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Posts Tagged ‘research’

EMALINK Research Data Management Meeting

Posted by selinalock on 27 March, 2013

Several of us attended the EMALINK meeting on Research Data Management (RDM) at the University of Northampton on the 13th March, 2013. Here’s some of the main points I picked up on:

RDM at the University of Northampton (Miggie Pickton)

  • In 2010 little was known about the RDM needs of researchers so undertook a project using the ‘Data Asset Framework Methodology‘ (DAF) from the Digital Curation Centre (DCC).
  • Interview with research leaders, online survey of researchers and follow-up interviews to look at types of data, storage and access needs and funder requirements.
  • Found some good practice and some uncertainty about RDM.
  • A research data policy was drafted and approved, but not mandated.
  • Behaviour changes takes time and advocacy.
  • Research Councils started to bring out policy frameworks for RDM – led to research data roadmap.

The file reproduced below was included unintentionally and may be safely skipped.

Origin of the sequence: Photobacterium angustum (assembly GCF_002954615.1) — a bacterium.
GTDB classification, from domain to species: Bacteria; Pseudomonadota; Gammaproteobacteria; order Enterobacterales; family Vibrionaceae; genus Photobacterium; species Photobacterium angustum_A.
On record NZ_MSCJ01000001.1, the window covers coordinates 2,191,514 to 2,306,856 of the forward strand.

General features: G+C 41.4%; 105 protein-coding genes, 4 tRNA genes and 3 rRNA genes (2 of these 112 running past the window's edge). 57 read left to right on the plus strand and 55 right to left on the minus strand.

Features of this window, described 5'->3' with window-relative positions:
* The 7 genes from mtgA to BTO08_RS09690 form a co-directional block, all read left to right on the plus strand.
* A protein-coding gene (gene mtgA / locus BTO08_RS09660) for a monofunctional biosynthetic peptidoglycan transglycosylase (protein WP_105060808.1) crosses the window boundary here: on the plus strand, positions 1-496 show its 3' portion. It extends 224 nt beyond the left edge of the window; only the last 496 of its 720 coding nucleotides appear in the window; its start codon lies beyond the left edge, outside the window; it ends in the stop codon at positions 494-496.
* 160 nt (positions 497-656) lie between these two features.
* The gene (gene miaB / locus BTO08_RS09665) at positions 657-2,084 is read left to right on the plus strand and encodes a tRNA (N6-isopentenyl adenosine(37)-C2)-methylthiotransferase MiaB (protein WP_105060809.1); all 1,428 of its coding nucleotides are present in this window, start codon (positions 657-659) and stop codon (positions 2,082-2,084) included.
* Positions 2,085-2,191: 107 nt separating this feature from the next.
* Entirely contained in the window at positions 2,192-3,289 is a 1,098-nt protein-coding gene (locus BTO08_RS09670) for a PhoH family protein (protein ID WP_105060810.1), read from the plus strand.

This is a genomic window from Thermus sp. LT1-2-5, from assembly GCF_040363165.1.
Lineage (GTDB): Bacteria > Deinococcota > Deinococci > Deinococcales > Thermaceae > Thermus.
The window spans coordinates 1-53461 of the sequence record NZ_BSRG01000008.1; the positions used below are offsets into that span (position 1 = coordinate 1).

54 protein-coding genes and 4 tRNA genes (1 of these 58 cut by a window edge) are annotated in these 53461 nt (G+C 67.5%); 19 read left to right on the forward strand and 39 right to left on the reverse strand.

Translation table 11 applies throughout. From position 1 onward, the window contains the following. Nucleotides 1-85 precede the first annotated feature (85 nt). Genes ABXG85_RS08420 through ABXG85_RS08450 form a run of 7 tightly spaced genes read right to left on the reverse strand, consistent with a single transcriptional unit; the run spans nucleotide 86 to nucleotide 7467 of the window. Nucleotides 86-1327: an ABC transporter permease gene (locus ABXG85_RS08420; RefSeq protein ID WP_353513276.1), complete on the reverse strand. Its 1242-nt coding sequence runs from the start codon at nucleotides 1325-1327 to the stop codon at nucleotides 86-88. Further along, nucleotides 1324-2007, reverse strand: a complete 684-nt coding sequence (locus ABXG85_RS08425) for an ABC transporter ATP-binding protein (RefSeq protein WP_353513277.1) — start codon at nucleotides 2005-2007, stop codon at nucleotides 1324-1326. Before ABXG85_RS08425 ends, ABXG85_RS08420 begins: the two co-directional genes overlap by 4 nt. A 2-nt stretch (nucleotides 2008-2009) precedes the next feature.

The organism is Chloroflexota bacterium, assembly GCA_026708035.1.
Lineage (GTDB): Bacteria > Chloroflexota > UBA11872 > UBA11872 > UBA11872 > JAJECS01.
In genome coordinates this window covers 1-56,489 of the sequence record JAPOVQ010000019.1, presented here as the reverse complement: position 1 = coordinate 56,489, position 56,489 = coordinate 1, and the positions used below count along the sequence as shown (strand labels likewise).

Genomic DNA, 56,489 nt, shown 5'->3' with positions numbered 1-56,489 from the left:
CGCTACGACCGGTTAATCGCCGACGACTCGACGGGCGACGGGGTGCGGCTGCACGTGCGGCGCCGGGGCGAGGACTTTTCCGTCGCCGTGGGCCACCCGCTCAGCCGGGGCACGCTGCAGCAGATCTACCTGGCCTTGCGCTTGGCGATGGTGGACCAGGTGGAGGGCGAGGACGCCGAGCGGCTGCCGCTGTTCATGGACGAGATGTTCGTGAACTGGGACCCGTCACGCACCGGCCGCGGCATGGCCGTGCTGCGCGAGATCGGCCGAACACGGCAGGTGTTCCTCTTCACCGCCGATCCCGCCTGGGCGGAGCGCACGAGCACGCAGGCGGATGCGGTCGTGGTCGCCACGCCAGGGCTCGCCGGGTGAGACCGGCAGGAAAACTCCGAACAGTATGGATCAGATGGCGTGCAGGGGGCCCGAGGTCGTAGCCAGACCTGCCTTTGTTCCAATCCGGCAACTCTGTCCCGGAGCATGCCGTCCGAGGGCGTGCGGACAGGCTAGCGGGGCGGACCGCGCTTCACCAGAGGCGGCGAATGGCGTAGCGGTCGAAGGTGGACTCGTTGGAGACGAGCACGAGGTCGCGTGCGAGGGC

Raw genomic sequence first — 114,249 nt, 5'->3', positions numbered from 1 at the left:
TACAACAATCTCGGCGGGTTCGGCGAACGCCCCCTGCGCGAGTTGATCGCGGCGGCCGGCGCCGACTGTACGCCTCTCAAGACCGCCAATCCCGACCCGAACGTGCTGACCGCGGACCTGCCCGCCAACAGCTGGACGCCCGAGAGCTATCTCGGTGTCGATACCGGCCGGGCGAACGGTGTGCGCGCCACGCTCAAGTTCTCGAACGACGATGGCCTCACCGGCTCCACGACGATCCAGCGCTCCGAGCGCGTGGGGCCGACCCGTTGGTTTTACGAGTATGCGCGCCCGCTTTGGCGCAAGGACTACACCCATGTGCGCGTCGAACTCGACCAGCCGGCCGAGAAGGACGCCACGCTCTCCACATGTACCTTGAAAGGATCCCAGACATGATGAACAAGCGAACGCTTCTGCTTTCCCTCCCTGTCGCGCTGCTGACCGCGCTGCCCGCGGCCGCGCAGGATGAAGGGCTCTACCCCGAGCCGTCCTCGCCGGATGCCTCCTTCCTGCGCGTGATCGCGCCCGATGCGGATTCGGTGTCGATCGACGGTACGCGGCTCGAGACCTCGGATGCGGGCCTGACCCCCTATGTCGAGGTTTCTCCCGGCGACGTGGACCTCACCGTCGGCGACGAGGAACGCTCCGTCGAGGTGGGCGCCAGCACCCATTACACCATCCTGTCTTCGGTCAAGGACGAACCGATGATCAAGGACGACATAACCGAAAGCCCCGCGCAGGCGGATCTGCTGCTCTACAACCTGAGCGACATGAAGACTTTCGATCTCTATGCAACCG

• Reflections: DAF allowed meaningful dialogue with researchers, raised awareness of RDM good practice, embed RDM training for new research students, up-skilling of library/support staff to support researchers.
  • More training, advocacy and awareness of RDM needed.

RDM at the University of Nottingham (Laurian Williamson)

  • Much bigger and more research intensive university than Northampton.
  • JISC funded project: A Data Management Infrastructure for Research (ADMIRe)
  • Looking at infrastructure, tools and policies.
  • Surveyed 366 researchers: survey and analysis available.
  • Wide types and locations for data.
  • Remember: Not just digital data!!
  • Need technical infrastructure but also human infrastructure: skills, workshops, materials & training needs.
  • Pre-requsite for any RDM service: approved policy, technical infrastructure, up-skilling of support staff, advocacy, tailored training, buy-in.

Common Themes among all the Universities attending:

  • Early stages of institutional RDM efforts.
  • Cross team skills needed (library, research support office, IT services etc) – no funding for RDM posts.
  • Staff need up-skilling before real advocacy and training can start.
  • Need to understand needs of researchers, institution and funders.
  • Can draw on expertise of DCC.

At Leicester:

RDM Website and cross-service working party.

Library Research Services Team: Think about how to offer RDM training – possibly use MANTRA for PhD students.

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cpd25: Support for researchers (7 December 2012)

Posted by Helen on 2 January, 2013

Senate House

Senate House
Shared via CC BY-SA 2.0 licence

Towards the end of last term I attended the ‘Support for researchers’ event hosted by the M25 Consortium.